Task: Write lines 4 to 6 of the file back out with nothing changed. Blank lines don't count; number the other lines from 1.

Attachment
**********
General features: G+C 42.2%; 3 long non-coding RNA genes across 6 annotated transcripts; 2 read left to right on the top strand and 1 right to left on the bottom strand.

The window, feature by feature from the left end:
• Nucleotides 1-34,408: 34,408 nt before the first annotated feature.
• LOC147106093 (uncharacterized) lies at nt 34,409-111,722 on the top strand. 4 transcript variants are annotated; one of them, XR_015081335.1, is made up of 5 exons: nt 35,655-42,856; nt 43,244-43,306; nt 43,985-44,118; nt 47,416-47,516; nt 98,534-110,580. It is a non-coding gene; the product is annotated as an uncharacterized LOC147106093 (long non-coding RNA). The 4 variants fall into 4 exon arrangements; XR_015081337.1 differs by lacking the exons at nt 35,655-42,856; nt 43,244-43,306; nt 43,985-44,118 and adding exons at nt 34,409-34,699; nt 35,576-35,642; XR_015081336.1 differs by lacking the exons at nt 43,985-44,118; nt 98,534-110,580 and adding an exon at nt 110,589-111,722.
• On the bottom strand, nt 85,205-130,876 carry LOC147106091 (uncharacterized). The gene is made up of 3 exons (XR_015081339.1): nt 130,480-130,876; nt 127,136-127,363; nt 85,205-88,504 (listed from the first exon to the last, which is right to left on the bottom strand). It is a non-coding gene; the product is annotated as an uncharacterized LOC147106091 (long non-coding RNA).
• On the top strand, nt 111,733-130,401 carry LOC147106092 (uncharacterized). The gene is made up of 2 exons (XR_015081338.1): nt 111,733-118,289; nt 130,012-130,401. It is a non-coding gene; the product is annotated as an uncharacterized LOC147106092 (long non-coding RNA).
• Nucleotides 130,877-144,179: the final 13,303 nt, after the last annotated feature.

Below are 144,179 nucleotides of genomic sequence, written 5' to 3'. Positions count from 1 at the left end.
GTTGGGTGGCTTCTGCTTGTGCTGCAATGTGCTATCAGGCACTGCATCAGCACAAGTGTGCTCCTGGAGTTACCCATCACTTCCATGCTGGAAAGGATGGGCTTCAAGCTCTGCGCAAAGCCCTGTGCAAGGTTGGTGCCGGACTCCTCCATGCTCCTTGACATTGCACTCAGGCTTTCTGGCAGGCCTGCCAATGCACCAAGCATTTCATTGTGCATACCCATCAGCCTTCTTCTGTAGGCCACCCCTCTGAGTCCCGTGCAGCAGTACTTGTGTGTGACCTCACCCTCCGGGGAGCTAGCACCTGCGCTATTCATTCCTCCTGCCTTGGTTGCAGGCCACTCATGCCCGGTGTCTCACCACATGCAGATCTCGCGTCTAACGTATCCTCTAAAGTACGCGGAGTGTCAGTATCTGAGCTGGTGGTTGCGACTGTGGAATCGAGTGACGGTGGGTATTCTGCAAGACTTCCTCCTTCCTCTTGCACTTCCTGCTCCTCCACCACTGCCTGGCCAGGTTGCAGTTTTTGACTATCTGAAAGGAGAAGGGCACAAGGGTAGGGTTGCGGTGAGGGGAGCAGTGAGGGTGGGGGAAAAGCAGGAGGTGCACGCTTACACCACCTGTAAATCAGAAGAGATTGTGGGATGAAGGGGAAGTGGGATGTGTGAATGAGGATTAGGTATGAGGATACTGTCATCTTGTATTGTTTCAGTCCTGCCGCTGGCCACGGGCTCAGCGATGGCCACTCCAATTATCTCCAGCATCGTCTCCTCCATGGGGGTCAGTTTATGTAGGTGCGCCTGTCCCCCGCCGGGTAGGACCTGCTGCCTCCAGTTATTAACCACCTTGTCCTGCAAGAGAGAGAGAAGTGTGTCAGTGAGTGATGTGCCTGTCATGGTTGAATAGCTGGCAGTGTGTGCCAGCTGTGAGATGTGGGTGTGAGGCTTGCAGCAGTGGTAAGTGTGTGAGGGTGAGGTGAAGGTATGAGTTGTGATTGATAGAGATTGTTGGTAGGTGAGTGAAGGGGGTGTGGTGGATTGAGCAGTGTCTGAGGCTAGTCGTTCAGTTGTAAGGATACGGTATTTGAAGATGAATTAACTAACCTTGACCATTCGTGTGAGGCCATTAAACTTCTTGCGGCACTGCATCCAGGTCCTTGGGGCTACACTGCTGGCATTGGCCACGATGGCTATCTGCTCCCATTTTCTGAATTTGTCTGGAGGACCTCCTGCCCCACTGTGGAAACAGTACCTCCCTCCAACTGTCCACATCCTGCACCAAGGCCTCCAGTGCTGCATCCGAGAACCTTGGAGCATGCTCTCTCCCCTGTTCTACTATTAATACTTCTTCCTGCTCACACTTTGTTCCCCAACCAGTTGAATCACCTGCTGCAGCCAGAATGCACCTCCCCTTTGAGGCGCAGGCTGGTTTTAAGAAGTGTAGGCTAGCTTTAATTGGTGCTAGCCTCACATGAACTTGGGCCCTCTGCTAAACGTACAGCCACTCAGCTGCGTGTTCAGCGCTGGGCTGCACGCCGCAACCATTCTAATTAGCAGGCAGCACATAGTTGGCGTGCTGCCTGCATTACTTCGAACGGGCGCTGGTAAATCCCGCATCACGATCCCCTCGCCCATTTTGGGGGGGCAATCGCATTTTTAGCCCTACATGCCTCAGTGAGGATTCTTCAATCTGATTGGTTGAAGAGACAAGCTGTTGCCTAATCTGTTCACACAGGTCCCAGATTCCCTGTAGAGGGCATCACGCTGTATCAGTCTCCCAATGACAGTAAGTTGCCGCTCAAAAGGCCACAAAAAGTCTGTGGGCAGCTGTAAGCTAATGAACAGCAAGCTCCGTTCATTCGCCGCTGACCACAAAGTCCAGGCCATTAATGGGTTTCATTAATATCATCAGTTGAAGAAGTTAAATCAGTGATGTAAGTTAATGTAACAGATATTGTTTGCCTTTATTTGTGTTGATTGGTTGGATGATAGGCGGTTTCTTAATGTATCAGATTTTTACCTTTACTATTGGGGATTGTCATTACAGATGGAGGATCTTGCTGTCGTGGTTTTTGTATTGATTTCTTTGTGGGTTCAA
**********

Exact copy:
• LOC147106093 (uncharacterized) lies at nt 34,409-111,722 on the top strand. 4 transcript variants are annotated; one of them, XR_015081335.1, is made up of 5 exons: nt 35,655-42,856; nt 43,244-43,306; nt 43,985-44,118; nt 47,416-47,516; nt 98,534-110,580. It is a non-coding gene; the product is annotated as an uncharacterized LOC147106093 (long non-coding RNA). The 4 variants fall into 4 exon arrangements; XR_015081337.1 differs by lacking the exons at nt 35,655-42,856; nt 43,244-43,306; nt 43,985-44,118 and adding exons at nt 34,409-34,699; nt 35,576-35,642; XR_015081336.1 differs by lacking the exons at nt 43,985-44,118; nt 98,534-110,580 and adding an exon at nt 110,589-111,722.
• On the bottom strand, nt 85,205-130,876 carry LOC147106091 (uncharacterized). The gene is made up of 3 exons (XR_015081339.1): nt 130,480-130,876; nt 127,136-127,363; nt 85,205-88,504 (listed from the first exon to the last, which is right to left on the bottom strand). It is a non-coding gene; the product is annotated as an uncharacterized LOC147106091 (long non-coding RNA).
• On the top strand, nt 111,733-130,401 carry LOC147106092 (uncharacterized). The gene is made up of 2 exons (XR_015081338.1): nt 111,733-118,289; nt 130,012-130,401. It is a non-coding gene; the product is annotated as an uncharacterized LOC147106092 (long non-coding RNA).